This shows that it is to add taste.
WHEN TO BLESS ON BREAD
(R. Chiya bar Ashi): If dry bread was soaked in a bowl, its blessing is ha'Motzi. (Tosfos - if one prefers it, he may bless on it and exempt a whole loaf.)
He argues with R. Chiya.
(R. Chiya): One must finish blessing ha'Motzi at the same time he cuts from the loaf.
The soaked bread is already in pieces (so one should bless on the loaf)!
Objection (Rava): Just as the soaked bread is already in pieces, also the bread is sliced when the blessing is finished!
(Rava): Rather, one must finish ha'Motzi before slicing from the loaf.
People in Neharde'a followed R. Chiya, Rabanan followed Rava.
Ravina: My mother told me that my father followed R. Chiya, but Rabanan follow Rava.
The Halachah follows Rava.
ON WHICH BREAD ONE SHOULD BLESS
(Rav Huna): If one has [large] pieces of bread and [smaller] whole loaves, one may bless on a piece to exempt the loaves;
(R. Yochanan): The ideal Mitzvah is to bless on a whole loaf.
All agree that it the pieces are of wheat and the loaves are of barley, it is better to bless on a piece to exempt the loaves (Tosfos - because wheat is before barley in the verse listing the seven species).
(R. Yirmeyah bar Aba): Tana'im argue like Rav Huna and R. Yochanan:
(Mishnah): One must make a whole, small onion Terumah, rather than a large, half-onion (because it lasts longer, even though the half-onion is larger (Rashi));
R. Yehudah says, he must make the large half-onion Terumah.
Suggestion: R. Yehudah holds that the primary concern is importance, a large half-onion is more important; Chachamim's primary concern is a complete entity.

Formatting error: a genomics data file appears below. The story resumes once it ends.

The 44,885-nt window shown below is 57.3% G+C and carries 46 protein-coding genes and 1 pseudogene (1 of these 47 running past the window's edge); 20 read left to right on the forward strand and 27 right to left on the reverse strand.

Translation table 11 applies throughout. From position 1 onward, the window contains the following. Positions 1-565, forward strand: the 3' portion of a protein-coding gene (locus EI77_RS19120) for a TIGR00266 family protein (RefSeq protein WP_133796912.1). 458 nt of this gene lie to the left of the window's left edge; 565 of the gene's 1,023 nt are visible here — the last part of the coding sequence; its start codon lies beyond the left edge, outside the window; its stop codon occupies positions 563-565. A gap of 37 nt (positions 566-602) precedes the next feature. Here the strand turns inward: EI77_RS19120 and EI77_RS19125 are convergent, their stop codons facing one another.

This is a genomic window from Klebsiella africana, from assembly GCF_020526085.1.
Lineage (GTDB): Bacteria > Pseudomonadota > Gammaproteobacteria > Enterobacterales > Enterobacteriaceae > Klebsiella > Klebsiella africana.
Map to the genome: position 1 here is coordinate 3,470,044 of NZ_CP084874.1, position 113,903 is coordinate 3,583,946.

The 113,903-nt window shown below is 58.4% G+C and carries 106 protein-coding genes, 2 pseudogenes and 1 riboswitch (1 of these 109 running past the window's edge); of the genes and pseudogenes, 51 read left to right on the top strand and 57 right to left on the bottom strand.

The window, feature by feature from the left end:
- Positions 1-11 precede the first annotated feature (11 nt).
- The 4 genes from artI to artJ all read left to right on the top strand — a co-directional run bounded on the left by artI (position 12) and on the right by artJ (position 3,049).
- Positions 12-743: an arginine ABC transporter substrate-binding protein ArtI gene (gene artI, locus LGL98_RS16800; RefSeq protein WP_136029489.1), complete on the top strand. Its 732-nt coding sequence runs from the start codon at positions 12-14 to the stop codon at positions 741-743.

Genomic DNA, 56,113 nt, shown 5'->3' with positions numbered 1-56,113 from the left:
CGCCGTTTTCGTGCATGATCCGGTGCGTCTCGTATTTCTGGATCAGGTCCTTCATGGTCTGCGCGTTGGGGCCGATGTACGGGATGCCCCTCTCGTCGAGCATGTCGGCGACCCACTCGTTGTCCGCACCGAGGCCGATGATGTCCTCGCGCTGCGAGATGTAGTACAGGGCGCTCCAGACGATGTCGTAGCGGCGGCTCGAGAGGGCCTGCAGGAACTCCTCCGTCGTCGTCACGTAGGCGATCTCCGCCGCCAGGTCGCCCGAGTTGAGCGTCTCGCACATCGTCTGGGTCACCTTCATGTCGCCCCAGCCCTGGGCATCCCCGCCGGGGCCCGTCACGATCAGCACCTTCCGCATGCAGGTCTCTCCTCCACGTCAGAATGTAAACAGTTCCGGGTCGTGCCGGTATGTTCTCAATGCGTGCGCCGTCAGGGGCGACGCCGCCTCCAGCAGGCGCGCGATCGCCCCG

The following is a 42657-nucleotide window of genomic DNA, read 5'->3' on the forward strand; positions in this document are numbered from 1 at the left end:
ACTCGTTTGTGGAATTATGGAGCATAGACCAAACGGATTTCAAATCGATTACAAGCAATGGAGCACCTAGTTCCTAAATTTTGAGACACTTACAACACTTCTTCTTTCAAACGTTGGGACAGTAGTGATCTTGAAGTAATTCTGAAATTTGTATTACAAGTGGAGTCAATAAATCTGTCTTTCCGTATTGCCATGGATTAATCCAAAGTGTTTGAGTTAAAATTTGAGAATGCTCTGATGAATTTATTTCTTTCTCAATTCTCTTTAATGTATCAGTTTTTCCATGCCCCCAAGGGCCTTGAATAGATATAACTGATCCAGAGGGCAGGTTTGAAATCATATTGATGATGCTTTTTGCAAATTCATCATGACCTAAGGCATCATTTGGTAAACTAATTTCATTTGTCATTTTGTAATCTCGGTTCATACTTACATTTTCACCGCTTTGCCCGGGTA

Rejection: No -- all agree that if a Kohen is around [to accept the Terumah], the primary concern is importance;
They argue when no Kohen is around.
(Mishnah): In a place where there is a Kohen, we take the nicest produce to be Terumah (even if it does not last so long); where there is no Kohen, we take the produce that lasts the longest;
R. Yehudah says, [in either case] we take the nicest produce.
(Rav Nachman bar Yitzchak): A G-d-fearing person should fulfill both opinions (with regard to which bread to bless on);
Mar brei d'Ravina would put the piece in (Rashi - under) the loaf and cut (the loaf, or both of them. R. Tam - one can fulfill both opinions by cutting the loaf, even without putting the piece near it).
(A reciter of Beraisos): He puts the piece in the loaf, cuts and blesses.
Rav Nachman: Your teaching enables the Amora'im to conduct themselves the same way.
(Rav Papa): On Pesach (Seder night), all agree that one puts the piece in the loaf, to fulfill "Lechem Ani" (poor man's bread).
(R. Aba): On Shabbos one must recite the blessing on two loaves, to fulfill "Lechem Mishnah."
Rav Ashi: I saw Rav Kahana hold two loaves and cut one.
R. Zeira would cut a large piece to suffice for the entire meal.
Ravina: But that looks like gluttony!
Rav Ashi: Since he does so only on Shabbos, it does not look like guttony.
When R. Ami and R. Asi would eat bread used for an Eruv [Chatzeros], they would bless on it; since it was used for one Mitzvah, it is good to use it for another.